The poisonous effect of the venom of serpent Kaliya in Yamuna, made its vapors poisonous too. Because of his poison, the whole area was so contaminated that it emanated poisonous vapor 24 hours in a day.  If a bird happened to even pass over the spot, it would immediately die and fall down into the water. Due to the poisonous effect, the trees and grass near the bank of Yamuna had all dried up.

The Kadamba tree from which Krishna jumped into Yamuna was the only tree which was not dead. In some Puranas it is stated that Garuda, the eternal carrier of Vishnu, knew that Shri Krishna would incarnate in dwapar and chastise Kaliya. He would climb a Kadmba tree and jump from it in Yamuna to catch Kaliya. So on his way back he sat on that Kadmba tree and put some nectar on this tree to preserve it for future. Since the nectar was put here and Garuda sat here, it is relevant to the religious event Kumbha in Vrindavan.

Another story tells says Shri Vrindavan Dham is not just merely a Tirtha, but Bhagwan’s own abode. Once Devarshi Narad came down to earth and went to Prayagraj. He was welcomed by the Tirtharaj Prayag, who narrated how he became Tirtha Raj, the king of all the Tirthas.

Shri Narad ji had a doubt on his statement and enquired if Vrindavan came to make offerings to him along with other Tirthas. Prayagraj replied in negative. Then Narada asked what kind of Tirtharaj he was. This statement pierced the heart of Tirtharaja, who admitted it to be true.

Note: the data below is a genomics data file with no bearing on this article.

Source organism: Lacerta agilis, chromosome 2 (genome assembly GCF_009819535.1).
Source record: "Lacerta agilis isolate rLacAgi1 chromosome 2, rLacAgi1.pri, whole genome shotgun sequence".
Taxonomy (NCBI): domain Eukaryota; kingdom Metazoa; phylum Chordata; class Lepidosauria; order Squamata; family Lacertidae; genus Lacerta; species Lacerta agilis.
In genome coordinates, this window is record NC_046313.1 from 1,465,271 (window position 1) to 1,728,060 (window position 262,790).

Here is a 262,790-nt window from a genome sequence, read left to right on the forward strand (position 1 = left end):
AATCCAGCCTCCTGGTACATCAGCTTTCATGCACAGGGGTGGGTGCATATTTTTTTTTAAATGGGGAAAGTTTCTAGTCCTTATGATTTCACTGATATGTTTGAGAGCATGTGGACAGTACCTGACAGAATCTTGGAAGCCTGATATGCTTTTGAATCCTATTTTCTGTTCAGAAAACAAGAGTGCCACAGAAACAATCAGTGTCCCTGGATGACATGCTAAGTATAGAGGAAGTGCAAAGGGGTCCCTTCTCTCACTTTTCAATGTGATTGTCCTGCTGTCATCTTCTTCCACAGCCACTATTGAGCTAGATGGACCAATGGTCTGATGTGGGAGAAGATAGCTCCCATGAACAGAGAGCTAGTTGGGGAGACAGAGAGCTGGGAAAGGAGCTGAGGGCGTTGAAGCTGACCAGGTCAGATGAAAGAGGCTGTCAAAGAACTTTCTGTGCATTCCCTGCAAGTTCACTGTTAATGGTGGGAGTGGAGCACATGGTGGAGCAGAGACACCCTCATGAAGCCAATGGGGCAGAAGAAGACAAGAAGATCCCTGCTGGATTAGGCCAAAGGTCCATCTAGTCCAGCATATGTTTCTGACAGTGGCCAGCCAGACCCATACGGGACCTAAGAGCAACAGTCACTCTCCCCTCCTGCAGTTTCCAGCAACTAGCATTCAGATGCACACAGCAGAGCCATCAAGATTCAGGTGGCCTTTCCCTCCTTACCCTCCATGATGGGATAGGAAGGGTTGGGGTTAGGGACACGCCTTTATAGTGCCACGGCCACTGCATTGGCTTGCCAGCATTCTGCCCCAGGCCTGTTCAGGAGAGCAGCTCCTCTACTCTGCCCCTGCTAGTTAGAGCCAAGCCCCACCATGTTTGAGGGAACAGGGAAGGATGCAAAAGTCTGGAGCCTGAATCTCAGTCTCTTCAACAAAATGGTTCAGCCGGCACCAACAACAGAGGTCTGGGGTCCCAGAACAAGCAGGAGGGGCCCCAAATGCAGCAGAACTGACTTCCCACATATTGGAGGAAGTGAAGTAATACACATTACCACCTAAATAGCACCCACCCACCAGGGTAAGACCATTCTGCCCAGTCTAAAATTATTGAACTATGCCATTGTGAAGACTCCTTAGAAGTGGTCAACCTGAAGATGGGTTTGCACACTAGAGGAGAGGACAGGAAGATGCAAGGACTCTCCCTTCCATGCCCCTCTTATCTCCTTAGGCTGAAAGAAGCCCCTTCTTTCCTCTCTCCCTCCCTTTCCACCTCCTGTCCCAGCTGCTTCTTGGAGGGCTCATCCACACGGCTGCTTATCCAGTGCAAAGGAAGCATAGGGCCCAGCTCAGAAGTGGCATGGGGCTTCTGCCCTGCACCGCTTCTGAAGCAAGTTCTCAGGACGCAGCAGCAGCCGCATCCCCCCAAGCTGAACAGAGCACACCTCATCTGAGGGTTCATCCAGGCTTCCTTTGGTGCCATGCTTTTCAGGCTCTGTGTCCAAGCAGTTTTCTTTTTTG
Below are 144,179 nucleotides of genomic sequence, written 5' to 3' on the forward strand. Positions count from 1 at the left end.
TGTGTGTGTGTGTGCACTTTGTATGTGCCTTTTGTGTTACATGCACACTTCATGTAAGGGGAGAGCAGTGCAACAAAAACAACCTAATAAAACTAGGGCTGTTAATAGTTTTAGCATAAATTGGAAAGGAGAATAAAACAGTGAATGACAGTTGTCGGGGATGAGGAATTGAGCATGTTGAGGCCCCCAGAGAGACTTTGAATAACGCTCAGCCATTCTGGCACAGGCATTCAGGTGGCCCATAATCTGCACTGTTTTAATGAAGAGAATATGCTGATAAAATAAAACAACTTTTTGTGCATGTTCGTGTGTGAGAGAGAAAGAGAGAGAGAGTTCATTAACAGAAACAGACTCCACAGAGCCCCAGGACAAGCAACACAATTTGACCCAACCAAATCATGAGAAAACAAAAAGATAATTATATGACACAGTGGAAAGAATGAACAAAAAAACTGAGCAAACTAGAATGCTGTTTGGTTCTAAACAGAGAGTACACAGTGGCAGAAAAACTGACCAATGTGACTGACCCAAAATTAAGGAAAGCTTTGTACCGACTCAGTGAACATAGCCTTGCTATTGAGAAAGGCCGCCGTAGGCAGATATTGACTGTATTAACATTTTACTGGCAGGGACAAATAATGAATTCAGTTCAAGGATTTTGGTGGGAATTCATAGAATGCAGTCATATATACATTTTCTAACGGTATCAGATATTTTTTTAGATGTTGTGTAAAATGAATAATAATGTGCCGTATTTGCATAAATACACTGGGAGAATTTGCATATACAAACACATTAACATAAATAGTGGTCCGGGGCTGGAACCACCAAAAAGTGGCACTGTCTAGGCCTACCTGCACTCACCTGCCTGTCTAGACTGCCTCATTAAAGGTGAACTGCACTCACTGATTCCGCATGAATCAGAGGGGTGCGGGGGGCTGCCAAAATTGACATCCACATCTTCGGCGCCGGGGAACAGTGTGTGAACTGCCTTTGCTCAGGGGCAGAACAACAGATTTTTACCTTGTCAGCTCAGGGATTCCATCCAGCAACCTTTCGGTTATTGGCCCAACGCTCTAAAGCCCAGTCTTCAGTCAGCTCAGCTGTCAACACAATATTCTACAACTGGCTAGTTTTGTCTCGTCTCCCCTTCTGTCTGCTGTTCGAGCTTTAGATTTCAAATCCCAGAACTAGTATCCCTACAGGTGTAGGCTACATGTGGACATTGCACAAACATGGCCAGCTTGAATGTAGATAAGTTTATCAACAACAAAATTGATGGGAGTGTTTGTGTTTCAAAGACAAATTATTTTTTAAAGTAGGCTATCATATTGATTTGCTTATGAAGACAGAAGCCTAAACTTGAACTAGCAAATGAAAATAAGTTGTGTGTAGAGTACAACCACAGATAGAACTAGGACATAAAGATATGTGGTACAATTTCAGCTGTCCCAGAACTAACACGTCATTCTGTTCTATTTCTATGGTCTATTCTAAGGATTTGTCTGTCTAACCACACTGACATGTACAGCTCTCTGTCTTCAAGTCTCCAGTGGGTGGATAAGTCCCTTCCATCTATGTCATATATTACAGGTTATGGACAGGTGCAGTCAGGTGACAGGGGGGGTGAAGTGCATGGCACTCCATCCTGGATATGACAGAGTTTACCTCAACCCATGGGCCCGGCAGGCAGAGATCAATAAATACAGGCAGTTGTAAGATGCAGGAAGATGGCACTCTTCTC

Camps of Sadhus at Vrindavan Kumbh

 Tirtharaj Prayag went to see the Lord and humbly said, “Prabhu, you have appointed me as Tirtharaja, but Shri Vrindavan never comes to make any offering to me. If a small holy place like Vrindavan doesn’t accept my jurisdiction, then it is not at all appropriate for me to hold the title of Tirtharaja.  Upon hearing this statement Bhagavan said, “Oh Tirtharaja! It is true that I have appointed you the king of all holy places, but I have not made you the king of my own home, Shri Vrindavan. The land of Vrindavan is not only my home, but is the supreme place of My beloved Shri Radha’s pastimes. We reside there eternally. Therefore Vrindavan is not merely a holy place. You too can worship and serve Vrindavan in some way.”

This is how the all the Tirthas along with the saints come to Vrindavan to take permission from the Divine Couple to begin the twelve years cycle of Kumbh Mela period. Therefore Vrindavan Kumbh is also called as ‘Dev Kumbh’, the Kumbh of gods.

The historians refer to evidence pertaining to the shifting of the sites and places by custodians of religion to promote their own tirthas or places of pilgrimage, which may partly explain the importance of Allahabad over Haridwar, or the rediscovery of Braj Bhumi or Vrindavan by saint reformers of the Vaishnava sect in the 16th Century, who reinterpreted the worship of trees, hills and rivers in relation to Krishna’s pastimes. The Vaishnavas consider Vrindavan Kumbh as special because Vrindavan or Braj Bhumi is considered transcendental and beyond the material universe.